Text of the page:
How I dealt with my anxiety

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How I dealt with my anxiety

by Rosie Howard, Norwich – NCS Graduate 2016



When people talk about anxiety, they often refer to a fear of being in social situations, a fear of a certain place, or a fear of speaking in public. With the rise of awareness about mental health, the amount of information on these types of anxiety has also risen. Whilst this is an amazing achievement, there are still a few crucial gaps in this information, which have completely shaped my experience with mental health.

I first experienced anxiety when I was around 13 years old – I was sitting on the bus on the way to school, and suddenly I got the same feelings you get before you take an important test, or make an important phone call – I felt nauseous, my heart started beating fast, and my head felt fuzzy. But, most importantly, I couldn’t identify the reason for it. Fast forward a couple of years, when it had started happening multiple times a day, I finally told my family.

Where I found help

At first I met with the school counsellor, only to be told that there must be an underlying cause to it – a certain trigger – it can’t just happen for no reason. As you can imagine, I was quite confused and upset with this – I had been dealing with it, at that point, for 2 years, and so I’d pretty much confirmed to myself that it just came on whenever my body felt like it. A few more counsellors later, and after being told the same thing over and over, I felt completely abnormal and strange. Nobody seemed to understand my problem – I spent hours and hours researching, reading leaflets about anxiety, and watching videos, just to again, find nothing.

At this point, I wanted to give up with getting help. I felt completely isolated and alone, I felt like my problem wasn’t real, and weirdly, I felt like I was almost faking it – if a counsellor couldn’t understand, how valid could it be? So, I left it. My anxiety was affecting my friendships, my school work, and I was constantly apprehensive to try anything new – if I didn’t know why it happened, how could I figure out how to stop it?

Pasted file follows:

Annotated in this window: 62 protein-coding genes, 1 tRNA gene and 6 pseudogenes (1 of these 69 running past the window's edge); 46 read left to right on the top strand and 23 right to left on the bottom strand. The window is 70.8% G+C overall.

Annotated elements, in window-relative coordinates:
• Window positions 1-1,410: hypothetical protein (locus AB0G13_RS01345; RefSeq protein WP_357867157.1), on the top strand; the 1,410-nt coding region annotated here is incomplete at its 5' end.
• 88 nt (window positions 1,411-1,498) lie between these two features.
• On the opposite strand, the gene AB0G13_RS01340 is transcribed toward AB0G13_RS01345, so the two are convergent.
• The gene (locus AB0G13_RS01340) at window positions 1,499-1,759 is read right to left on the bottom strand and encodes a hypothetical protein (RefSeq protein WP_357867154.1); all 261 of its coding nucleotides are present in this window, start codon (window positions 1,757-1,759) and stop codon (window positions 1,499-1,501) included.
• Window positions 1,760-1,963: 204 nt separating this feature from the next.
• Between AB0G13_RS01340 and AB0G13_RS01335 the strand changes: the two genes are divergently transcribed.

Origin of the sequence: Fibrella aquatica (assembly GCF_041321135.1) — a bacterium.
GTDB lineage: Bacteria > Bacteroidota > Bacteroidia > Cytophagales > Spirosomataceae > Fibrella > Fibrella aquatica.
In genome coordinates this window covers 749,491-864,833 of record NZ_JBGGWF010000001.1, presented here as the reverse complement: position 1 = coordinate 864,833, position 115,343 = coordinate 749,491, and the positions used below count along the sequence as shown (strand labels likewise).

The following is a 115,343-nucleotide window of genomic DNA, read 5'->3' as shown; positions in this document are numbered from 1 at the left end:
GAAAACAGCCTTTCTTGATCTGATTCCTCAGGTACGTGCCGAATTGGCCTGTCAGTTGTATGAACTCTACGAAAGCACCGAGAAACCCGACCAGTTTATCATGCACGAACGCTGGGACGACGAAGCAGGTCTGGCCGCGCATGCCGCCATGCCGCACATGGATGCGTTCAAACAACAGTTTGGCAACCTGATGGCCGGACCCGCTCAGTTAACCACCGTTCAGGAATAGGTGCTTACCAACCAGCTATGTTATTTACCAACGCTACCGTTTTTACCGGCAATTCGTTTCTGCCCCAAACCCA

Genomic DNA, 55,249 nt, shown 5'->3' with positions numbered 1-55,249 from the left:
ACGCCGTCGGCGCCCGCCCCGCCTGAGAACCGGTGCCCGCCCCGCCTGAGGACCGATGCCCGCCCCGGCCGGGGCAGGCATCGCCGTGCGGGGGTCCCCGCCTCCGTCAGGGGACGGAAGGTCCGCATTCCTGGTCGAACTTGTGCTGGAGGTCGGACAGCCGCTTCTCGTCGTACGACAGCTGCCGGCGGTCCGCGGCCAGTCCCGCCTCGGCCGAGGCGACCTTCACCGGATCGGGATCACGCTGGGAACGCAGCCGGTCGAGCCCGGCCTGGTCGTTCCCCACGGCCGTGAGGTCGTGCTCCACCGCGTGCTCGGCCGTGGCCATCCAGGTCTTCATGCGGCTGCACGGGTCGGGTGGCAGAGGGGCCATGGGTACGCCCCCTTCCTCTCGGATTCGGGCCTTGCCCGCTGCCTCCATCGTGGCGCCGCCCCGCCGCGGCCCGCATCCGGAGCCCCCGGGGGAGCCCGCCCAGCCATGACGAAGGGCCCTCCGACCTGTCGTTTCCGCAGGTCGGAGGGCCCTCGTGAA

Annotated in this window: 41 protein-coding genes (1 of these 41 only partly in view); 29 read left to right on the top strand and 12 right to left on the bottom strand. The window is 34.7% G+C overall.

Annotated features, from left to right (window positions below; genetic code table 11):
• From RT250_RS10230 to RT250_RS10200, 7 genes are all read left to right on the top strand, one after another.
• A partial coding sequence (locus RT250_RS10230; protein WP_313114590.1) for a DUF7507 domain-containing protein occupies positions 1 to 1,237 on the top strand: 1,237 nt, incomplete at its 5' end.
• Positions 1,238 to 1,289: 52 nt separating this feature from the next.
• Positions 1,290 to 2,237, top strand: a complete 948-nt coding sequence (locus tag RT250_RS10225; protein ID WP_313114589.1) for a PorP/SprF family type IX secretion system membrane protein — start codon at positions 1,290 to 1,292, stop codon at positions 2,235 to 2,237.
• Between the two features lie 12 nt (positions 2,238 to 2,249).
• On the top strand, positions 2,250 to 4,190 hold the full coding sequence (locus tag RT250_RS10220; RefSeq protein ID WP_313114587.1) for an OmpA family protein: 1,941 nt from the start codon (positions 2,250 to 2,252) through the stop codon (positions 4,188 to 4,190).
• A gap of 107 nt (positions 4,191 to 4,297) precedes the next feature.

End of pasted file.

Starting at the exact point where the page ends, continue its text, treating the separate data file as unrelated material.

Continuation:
Then, I discovered an anxiety forum online. I thought I’d give it a shot, and so I posted about my problems on there. I was almost immediately inundated with replies from people saying how they’d had the same experiences as me – they would be perfectly happy and content, then just hit with a wave of anxiety for no reason at all. This gave me the confidence I needed to go and speak to another doctor, and I got referred to a mental health service. The counsellors there were amazing – they listened to me, they understood me, and most importantly, they made me feel like my problems were valid. Now, I am on my way to getting better, all thanks to a group of people online who took the time to tell me they understood.

So, if you feel like you’re having issues with your mental health, don’t pass them off. Speak to someone, whether it’s your counsellor, your friend, or your parents – and if they don’t understand you, try someone else. Everyone’s brain is unique, we are all individual people, and we all have different problems. Mental health is so confusing to understand, and incredibly difficult to put into words, but remember that nothing you feel is invalid or untrue, and just because someone doesn’t get it, doesn’t mean it’s fake. You wouldn’t dismiss a physical illness – so why would you dismiss a mental one?

Why I got involved in NCS

NCS helped me overcome many parts of my anxiety. Being put in new situations with a group of completely new people is very scary to start with, but you soon realise you’re all in the same boat. You’re all there facing your own individual fears and obstacles, you do just learn to let go of the fear of embarrassing yourself and you really embrace the situation. There were times where my anxiety played up a lot, but I tried my absolute hardest to keep the ‘you’ll only get this opportunity once so grab it with both hands’ attitude, and that is what pushed me to do things I’d previously thought were way out of my comfort zone. The amount of pride you have coming away from doing something like that hugely outweighs the anxiousness you feel in the build up to it!

For more information about how NCS can help you overcome anxiety or other mental health issues check out the mix – or to sign up to this summer’s programme click here 🙂

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